There Are None So Blind As Those Who Will Not See …
We already alluded to Ben Bernanke's admission that he once again suffers from advanced bubble blindness, but there were a few more pronouncements contained in his final speech as Fed chairman that are worth looking at. In an article in the Washington Post, the following was held to be worth highlighting:
“We hope that as the economy improves, and as we tell our story . . . people will appreciate and understand what we did was necessary and in the interest of the broader public,” Bernanke said. “It was a Main Street set of actions aimed at helping the average American.”
He may really believe that, but inflationary policy tends to redistribute wealth from relatively poorer strata of society to those who own the greatest amount of wealth and those who have first dibs on newly created money (there can be overlaps between the latter two). Initially, the policy was clearly intended to help with bailing out the big banks. Other than that, Bernanke makes the mistake of focusing on short run effects (monetary pumping always seems to 'improve the economy' in the short term – even Rudolf von Havenstein was able to make that claim) while completely ignoring the long run effects of yet another inflationary boomlet.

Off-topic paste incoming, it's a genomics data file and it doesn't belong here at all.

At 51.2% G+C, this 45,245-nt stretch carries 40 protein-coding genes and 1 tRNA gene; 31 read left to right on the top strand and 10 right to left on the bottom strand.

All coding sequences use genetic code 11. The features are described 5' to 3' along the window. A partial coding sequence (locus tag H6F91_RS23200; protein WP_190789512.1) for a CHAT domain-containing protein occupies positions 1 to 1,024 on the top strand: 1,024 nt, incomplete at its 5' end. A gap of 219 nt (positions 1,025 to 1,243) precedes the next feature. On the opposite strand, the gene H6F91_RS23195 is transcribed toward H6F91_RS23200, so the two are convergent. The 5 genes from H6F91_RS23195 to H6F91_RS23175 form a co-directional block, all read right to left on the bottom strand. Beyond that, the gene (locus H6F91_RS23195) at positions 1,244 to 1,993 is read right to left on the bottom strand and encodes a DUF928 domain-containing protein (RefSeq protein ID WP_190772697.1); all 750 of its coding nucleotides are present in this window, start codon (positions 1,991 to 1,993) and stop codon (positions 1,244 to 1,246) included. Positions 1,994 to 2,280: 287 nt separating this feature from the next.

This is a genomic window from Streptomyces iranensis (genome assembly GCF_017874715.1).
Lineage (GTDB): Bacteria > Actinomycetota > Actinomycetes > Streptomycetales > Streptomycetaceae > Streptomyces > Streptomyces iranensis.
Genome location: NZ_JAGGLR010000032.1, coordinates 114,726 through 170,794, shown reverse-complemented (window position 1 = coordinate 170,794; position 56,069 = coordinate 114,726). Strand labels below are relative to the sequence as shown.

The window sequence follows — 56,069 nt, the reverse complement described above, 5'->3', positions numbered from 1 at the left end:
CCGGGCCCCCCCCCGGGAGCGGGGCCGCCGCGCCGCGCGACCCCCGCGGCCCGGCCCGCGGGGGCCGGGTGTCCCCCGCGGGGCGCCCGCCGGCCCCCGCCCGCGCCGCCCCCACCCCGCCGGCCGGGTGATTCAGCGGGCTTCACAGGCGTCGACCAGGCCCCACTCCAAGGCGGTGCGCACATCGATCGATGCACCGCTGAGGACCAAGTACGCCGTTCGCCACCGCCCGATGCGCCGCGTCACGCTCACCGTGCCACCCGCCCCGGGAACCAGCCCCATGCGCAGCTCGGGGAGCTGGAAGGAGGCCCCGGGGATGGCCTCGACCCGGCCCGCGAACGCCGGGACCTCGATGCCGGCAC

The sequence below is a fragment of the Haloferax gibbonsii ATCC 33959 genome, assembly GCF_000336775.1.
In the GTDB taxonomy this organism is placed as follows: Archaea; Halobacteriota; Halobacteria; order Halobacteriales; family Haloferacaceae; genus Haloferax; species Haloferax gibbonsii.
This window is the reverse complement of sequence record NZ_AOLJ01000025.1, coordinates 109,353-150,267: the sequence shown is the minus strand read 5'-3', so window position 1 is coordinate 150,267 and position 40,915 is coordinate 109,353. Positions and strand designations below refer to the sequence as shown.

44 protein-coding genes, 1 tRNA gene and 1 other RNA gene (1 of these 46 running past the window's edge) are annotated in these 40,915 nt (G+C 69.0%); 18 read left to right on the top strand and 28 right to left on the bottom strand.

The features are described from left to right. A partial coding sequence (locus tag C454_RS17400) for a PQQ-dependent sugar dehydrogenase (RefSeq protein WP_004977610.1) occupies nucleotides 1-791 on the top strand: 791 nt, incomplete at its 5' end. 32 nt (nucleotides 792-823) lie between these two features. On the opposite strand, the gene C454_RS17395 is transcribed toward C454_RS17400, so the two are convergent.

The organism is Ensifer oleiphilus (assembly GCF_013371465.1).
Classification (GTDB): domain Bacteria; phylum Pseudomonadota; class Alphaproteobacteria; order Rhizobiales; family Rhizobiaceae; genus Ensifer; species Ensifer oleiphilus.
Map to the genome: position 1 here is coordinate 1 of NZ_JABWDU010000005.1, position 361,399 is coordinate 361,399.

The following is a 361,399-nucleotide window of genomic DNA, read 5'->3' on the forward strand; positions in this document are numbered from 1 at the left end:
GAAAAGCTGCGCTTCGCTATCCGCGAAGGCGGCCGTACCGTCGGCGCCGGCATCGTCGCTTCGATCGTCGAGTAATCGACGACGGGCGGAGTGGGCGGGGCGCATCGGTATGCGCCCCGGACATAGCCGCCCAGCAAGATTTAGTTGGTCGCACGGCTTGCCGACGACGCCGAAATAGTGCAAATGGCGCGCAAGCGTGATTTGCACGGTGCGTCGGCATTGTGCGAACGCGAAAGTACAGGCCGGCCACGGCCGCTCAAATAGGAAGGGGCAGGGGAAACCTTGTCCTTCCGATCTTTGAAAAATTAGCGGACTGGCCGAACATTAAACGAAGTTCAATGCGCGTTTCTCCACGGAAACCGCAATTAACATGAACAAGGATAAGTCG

An article at Bloomberg reported a few more quotes from his speech and the subsequent Q&A. Let us review the 'bubble quote' in detail:
“Federal Reserve ChairmanBen S. Bernanke defended quantitative easing, saying it has helped the economy and shows no immediate sign of creating a bubble in asset prices.
“We don’t think that financial stability concerns should at this point detract from the need for monetary policy accommodation which we are continuing to provide,” he said today in Washington at a forum sponsored by the Brookings Institution.
Bernanke said of all the concerns raised about bond buying by the Fed, the risk it could prompt financial instability is “the only one I find personally credible.” Currently, asset prices are broadly in line with historical norms, he said.”